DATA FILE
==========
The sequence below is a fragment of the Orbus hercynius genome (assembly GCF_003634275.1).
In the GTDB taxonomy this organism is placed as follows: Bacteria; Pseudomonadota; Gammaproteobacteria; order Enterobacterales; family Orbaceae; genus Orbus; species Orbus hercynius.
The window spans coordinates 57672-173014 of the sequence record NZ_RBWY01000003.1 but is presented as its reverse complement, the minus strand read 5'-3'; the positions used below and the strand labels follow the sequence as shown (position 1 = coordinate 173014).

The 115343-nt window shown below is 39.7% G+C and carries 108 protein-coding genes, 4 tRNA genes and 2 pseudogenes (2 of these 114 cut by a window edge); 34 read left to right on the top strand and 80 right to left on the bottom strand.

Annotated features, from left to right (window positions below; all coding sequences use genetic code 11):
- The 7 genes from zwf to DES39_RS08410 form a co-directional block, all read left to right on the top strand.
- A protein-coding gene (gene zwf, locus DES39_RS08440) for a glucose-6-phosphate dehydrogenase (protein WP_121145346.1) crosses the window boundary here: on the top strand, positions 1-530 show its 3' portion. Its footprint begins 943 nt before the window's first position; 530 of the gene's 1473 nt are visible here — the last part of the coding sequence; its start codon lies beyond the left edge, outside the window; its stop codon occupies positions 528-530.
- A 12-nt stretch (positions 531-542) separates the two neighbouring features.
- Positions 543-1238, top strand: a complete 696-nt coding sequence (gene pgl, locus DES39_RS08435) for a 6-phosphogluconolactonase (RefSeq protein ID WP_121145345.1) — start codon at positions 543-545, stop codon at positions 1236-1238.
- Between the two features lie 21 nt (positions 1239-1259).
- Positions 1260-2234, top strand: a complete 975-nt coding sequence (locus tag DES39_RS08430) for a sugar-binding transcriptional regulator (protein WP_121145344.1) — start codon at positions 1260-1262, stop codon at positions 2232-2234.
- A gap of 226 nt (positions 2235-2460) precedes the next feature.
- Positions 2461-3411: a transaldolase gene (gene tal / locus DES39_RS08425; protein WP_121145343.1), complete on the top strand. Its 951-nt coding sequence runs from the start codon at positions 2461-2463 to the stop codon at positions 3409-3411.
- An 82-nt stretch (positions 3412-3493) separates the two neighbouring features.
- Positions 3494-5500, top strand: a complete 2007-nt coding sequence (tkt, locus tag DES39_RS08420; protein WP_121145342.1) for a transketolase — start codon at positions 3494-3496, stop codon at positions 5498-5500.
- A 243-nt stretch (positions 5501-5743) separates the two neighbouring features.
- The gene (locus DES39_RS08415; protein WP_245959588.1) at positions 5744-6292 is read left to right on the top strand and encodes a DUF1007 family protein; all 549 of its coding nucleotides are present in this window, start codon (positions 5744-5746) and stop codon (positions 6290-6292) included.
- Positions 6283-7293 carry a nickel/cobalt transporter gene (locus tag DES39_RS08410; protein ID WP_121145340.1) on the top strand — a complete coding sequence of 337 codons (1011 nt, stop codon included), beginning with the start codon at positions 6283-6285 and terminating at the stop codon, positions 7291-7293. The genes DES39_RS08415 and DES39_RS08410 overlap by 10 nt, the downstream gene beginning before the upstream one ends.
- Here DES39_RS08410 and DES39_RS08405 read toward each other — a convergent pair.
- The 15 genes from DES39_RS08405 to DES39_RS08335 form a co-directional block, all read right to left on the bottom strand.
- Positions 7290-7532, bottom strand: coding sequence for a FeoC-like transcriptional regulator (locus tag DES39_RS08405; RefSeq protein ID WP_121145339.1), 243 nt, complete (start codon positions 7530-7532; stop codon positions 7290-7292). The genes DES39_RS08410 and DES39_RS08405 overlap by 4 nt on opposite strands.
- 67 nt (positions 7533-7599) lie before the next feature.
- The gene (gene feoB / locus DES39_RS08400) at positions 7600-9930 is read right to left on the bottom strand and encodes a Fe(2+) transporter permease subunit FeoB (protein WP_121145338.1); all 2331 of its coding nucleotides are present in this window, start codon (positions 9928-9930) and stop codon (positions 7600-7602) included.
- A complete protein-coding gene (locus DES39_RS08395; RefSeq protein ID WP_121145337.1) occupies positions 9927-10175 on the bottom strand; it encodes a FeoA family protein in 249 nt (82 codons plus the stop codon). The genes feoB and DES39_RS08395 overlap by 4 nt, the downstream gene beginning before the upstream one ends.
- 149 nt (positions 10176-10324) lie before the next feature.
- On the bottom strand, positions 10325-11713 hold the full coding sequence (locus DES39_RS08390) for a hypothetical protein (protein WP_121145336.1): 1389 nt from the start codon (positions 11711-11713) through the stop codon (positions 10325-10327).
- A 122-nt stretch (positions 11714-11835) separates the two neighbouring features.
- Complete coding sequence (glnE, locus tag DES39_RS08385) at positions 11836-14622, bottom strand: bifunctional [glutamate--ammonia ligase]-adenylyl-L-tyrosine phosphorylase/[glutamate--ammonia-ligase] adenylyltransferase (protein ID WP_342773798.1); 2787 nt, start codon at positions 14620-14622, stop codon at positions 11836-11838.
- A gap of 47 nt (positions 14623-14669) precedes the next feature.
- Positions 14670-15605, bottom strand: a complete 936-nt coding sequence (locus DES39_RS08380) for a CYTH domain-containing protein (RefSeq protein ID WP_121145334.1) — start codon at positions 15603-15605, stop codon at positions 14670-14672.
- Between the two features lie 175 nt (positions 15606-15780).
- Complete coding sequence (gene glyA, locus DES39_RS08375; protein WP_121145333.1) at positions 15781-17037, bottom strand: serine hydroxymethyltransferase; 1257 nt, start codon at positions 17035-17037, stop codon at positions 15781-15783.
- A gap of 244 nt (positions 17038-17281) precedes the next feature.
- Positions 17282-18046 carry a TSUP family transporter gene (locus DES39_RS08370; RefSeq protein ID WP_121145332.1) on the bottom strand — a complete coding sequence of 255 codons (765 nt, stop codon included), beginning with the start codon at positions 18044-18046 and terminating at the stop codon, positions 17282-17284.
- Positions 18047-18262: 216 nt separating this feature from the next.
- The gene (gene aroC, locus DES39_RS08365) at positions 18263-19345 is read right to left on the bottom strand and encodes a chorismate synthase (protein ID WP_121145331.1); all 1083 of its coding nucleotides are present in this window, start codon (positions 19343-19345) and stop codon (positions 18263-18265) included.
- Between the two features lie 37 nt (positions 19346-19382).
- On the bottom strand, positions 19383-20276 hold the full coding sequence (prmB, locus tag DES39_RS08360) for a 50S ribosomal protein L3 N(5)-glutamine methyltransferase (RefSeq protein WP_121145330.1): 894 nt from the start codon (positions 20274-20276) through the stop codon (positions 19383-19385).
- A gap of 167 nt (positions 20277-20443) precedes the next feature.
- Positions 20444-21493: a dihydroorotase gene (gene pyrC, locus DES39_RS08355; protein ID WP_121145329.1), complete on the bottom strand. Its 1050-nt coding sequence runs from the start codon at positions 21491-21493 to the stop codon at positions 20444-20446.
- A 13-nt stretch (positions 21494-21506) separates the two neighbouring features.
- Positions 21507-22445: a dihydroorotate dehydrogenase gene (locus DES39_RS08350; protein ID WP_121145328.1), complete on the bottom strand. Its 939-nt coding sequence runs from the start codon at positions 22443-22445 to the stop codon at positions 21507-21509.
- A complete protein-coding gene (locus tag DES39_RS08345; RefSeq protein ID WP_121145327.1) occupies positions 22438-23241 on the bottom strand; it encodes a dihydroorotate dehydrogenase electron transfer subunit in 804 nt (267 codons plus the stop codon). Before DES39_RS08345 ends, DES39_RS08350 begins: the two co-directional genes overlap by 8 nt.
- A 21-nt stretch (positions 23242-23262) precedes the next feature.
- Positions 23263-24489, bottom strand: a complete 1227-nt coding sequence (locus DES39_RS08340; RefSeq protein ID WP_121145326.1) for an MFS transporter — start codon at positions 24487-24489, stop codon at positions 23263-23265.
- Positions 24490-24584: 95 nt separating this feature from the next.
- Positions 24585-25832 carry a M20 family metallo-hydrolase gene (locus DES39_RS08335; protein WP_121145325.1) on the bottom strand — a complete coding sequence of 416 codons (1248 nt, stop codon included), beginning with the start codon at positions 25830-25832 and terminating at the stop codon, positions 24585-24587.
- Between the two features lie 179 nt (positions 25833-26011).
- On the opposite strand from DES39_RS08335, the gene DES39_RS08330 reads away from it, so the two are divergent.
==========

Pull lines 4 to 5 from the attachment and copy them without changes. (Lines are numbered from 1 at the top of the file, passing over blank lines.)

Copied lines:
The 115343-nt window shown below is 39.7% G+C and carries 108 protein-coding genes, 4 tRNA genes and 2 pseudogenes (2 of these 114 cut by a window edge); 34 read left to right on the top strand and 80 right to left on the bottom strand.

Annotated features, from left to right (window positions below; all coding sequences use genetic code 11):